Peaked Apparel was launched back in 2012, as an online shop, and the creative direction has always been in the hands of Conor Peek. The brand’s signature look lays in an alternative, darker style which commonly involves pop culture artwork as well as typical scene motifs like moons, pentacles, and skulls.
Conor Peek’s genuine enthusiasm for this alternative aesthetic is very much conveyed throughout the brand and is clearly contagious. As the Instagram page sits at 11,000 followers, and 76,000 likes on Facebook, with a clear cult following of the brand. As I spoke to Conor, we discussed the future of the brand, its creative inspirations ,and the trials it has faced.
One thing Peaked Apparel recognises is the need for harmony and diversity within the alternative fashion market. It could be argued that in the age of social media, it has become easier than ever to discover new styles and a number of independent labels, so people have the chance to be more open and experimental. Brands like Peaked Apparel have responded to this booming sub-culture, incorporating a measure of joviality to traditionally Gothic templates.
He says “when I was creating Peaked back in 2012 I wanted to make sure I didn’t fit into one box… I aim to bring out something for everyone be it a moody dark aesthetic or a fun meme inspired design”, thus allowing it to represent a playfulness that is often missing from the mainstream market.
Another important thing about Peaked is the communication between their staff and customers. Their Facebook page is incredibly active, both in terms of frequent updates and promotions, but within the comments section. Fans of this brand are passionate about it, and are driven by the understanding that staff respond to a remarkable number of messages, engaging the customer on a personal level and making them feel like a significant contributor to the brand.
I asked Conor about this rapport and interaction with customers, asking if the decisions of the company have ever been determined by customer input. He told me “over the years we’ve had suggestions. Now and then and I read them all… but we always put our own spin on it to make it the Peaked branding we all know.”
The topic of creative influences is interesting when looking at Peaked, as the brand is so dynamic. Collaborations are one of the ways in which Peaked Apparel stays ahead of the curve, pioneering projects with people directly involved in other media.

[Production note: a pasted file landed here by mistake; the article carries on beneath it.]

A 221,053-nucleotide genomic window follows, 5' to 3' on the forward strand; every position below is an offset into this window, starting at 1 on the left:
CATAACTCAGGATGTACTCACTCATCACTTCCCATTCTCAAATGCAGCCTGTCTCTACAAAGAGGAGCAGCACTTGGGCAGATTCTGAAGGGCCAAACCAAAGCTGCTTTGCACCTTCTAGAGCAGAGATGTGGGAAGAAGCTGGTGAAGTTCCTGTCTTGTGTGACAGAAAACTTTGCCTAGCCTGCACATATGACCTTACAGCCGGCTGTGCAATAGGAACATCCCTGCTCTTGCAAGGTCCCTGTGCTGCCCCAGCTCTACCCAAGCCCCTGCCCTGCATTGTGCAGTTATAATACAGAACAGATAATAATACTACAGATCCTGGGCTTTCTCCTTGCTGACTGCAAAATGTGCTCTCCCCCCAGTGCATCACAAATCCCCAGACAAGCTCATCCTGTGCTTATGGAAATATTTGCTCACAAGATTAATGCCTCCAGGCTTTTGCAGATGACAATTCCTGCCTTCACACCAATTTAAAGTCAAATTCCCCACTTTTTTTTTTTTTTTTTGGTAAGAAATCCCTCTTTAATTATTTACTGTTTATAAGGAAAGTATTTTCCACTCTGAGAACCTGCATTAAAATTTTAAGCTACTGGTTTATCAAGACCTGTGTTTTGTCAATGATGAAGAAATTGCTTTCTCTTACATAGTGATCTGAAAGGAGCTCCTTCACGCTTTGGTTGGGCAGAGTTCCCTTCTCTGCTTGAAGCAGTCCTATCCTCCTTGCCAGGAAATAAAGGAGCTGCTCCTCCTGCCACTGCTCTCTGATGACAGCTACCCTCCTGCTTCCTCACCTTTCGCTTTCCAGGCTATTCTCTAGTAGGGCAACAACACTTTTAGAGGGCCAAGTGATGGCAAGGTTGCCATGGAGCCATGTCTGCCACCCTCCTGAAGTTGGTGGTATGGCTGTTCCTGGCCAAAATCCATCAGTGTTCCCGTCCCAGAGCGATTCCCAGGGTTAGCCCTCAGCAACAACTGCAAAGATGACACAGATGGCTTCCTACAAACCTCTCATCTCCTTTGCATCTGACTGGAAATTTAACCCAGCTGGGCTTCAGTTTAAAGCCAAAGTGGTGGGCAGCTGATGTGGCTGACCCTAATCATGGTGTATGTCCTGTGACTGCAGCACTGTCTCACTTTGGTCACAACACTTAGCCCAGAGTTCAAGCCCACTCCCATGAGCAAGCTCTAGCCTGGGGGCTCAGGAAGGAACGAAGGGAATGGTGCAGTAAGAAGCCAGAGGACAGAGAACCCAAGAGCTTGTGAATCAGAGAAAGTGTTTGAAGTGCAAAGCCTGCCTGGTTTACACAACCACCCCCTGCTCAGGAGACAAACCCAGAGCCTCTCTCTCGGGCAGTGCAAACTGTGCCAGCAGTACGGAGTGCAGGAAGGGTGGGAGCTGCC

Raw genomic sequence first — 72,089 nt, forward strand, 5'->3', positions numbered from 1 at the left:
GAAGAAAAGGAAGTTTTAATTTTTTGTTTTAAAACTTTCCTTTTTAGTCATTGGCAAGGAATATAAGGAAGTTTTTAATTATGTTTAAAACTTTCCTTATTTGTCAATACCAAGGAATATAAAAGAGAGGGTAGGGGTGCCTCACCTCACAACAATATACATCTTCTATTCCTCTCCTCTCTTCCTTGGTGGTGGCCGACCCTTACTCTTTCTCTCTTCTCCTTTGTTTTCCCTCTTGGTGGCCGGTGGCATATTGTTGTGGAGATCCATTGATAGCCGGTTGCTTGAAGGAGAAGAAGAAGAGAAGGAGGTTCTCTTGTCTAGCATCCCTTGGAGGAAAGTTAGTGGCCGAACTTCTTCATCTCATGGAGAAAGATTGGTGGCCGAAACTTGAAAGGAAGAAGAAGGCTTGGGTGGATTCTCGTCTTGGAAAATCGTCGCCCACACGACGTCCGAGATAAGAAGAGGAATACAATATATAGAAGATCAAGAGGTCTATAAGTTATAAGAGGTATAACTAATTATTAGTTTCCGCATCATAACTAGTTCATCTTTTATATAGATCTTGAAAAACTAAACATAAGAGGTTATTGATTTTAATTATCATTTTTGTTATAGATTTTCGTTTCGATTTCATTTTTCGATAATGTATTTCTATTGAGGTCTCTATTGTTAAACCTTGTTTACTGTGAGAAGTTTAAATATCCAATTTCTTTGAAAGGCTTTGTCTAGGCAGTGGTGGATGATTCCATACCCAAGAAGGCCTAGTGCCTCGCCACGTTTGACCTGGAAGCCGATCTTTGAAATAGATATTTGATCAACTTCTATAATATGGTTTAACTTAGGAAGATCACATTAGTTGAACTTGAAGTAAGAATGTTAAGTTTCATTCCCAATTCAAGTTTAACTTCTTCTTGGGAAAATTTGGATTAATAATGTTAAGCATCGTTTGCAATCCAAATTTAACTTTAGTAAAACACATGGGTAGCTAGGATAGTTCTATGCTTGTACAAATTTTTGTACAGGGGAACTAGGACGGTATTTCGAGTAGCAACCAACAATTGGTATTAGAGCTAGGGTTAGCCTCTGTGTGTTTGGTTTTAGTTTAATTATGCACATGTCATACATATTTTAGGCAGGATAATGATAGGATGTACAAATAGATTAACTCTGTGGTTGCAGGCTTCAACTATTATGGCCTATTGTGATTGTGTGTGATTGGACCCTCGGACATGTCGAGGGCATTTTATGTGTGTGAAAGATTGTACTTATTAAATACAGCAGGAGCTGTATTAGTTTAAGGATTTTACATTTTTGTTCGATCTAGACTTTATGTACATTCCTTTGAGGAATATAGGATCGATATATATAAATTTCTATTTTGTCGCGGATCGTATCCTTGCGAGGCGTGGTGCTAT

Notable projects occurred this summer, when they partnered with Andy Glass from the band We Came As Romans for their ‘Peaked X Glass Collection’. The designs included graphics of snakes and magic, with an overall theme of dark wisdom and wizardry. Conor credits “friendship and a love of their work” for their collaborations.
Peaked experienced further success at the start of September, when it was announced that they were launching a physical shop for the first time. Conor is evidently thrilled at this achievement. He told me that it “was always a dream” to get a brick and mortar store, and that he “couldn’t be more excited” to show his plan for the future unfold.
As well as his enthusiasm I also detected a degree of impatience, but of a kind that is deserved. For as much as he was able to get things in order, third parties proved an obstacle to his plans and his schedule. “The Uninvited Store isn’t actually open as of yet. We hit so many delays with the building due to previous tenants and the age of the building that it kept getting pushed back but it’s finally nearly ready for the public”. Conor was eager to make it clear that this “won’t be your average retail store”.
Currently, the brand has just released a new horror-inspired “Icons Collection” with two available prints – Pennywise the Clown, and Michael Meyers from Halloween. Both have their own appeal, and Conor announces his plans to release a “Volume 2” to the collection if anything great comes to mind.
With a lot to anticipate in the near future, current releases to take advantage of, and there being no sign of an exhaustion of creative talent, it could hardly be a better time to be a fan of Peaked Apparel and see a success story outside of the typical mainstream.